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Gmane
From: David Rientjes <rientjes-hpIqsD4AKlfQT0dZR+AlfA <at> public.gmane.org>
Subject: [patch 00/11] userspace out of memory handling
Newsgroups: gmane.linux.kernel.cgroups
Date: Wednesday 5th March 2014 03:58:38 UTC (over 3 years ago)
This patchset implements userspace out of memory handling.

It is based on v3.14-rc5.  Individual patches will apply cleanly or you
may pull the entire series from

	git://git.kernel.org/pub/scm/linux/kernel/git/rientjes/linux.git
mm/oom

When the system or a memcg is oom, processes running on that system or
attached to that memcg cannot allocate memory.  It is impossible for a
process to reliably handle the oom condition from userspace.

First, consider only system oom conditions.  When memory is completely
depleted and nothing may be reclaimed, the kernel is forced to free some
memory; the only way it can do so is to kill a userspace process.  This
will happen instantaneously and userspace can enforce neither its own
policy nor collect information.

On system oom, there may be a hierarchy of memcgs that represent user
jobs, for example.  Each job may have a priority independent of their
current memory usage.  There is no existing kernel interface to kill the
lowest priority job; userspace can now kill the lowest priority job or
allow priorities to change based on whether the job is using more memory
than its pre-defined reservation.

Additionally, users may want to log the condition or debug applications
that are using too much memory.  They may wish to collect heap profiles
or are able to do memory freeing without killing a process by throttling
or ratelimiting.

Interactive users using X window environments may wish to have a dialogue
box appear to determine how to proceed -- it may even allow them shell
access to examine the state of the system while oom.

It's not sufficient to simply restrict all user processes to a subset of
memory and oom handling processes to the remainder via a memcg hierarchy:
kernel memory and other page allocations can easily deplete all memory
that is not charged to a user hierarchy of memory.

This patchset allows userspace to do all of these things by defining a
small memory reserve that is accessible only by processes that are
handling the notification.

Second, consider memcg oom conditions.  Processes need no special
knowledge of whether they are attached to the root memcg, where memcg
charging will always succeed, or a child memcg where charging will fail
when the limit has been reached.  This allows those processes handling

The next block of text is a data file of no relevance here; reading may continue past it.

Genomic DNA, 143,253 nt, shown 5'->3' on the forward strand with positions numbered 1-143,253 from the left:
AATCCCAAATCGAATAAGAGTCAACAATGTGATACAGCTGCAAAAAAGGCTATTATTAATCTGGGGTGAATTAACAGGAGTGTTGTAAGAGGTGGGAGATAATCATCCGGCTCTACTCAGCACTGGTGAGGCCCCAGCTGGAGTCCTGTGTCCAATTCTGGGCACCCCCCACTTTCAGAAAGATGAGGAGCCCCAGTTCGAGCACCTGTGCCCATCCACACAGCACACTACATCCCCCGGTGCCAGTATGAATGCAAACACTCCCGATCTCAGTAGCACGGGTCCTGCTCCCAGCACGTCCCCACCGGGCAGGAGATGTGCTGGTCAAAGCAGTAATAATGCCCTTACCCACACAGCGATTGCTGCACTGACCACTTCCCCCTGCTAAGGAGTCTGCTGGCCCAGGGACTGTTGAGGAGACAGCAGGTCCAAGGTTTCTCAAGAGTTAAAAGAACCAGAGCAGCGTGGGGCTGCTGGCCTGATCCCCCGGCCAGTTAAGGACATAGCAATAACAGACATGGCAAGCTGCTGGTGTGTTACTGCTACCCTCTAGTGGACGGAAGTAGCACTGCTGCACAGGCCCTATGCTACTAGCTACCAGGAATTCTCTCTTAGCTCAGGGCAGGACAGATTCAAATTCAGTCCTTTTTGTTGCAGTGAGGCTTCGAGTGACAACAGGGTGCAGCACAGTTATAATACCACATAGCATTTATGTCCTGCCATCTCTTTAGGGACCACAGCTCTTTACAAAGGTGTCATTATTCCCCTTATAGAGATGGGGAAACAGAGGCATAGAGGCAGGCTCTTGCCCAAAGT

memcg oom conditions to overcharge the memcg by the amount of reserved
memory.  They need not create child memcgs with smaller limits and
attach the userspace oom handler only to the parent; such support would
not allow userspace to handle system oom conditions anyway.

This patchset introduces a standard interface through memcg that allows
both of these conditions to be handled in the same clean way: users
define memory.oom_reserve_in_bytes to define the reserve and this
amount is allowed to be overcharged to the process handling the oom
condition's memcg.  If used with the root memcg, this amount is allowed
to be allocated below the per-zone watermarks for root processes that
are handling such conditions (only root may write to
cgroup.event_control for the root memcg).
---
 Documentation/cgroups/memory.txt           |  46 ++++++++-
 Documentation/cgroups/resource_counter.txt |  12 +--
 Documentation/sysctl/vm.txt                |   5 +
 arch/m32r/mm/discontig.c                   |   1 +
 include/linux/memcontrol.h                 |  24 +++++
 include/linux/mempolicy.h                  |   3 +-
 include/linux/mmzone.h                     |   2 +
 include/linux/res_counter.h                |  16 ++--
 include/linux/sched.h                      |   2 +-
 kernel/fork.c                              |  13 +--
 kernel/res_counter.c                       |  42 ++++++---
 mm/memcontrol.c                            | 144
++++++++++++++++++++++++++++-
 mm/mempolicy.c                             |  46 ++-------
 mm/oom_kill.c                              |   7 ++
 mm/page_alloc.c                            |  17 +++-
 mm/slab.c                                  |   8 +-
 mm/slub.c                                  |   2 +-
 17 files changed, 292 insertions(+), 98 deletions(-)
 
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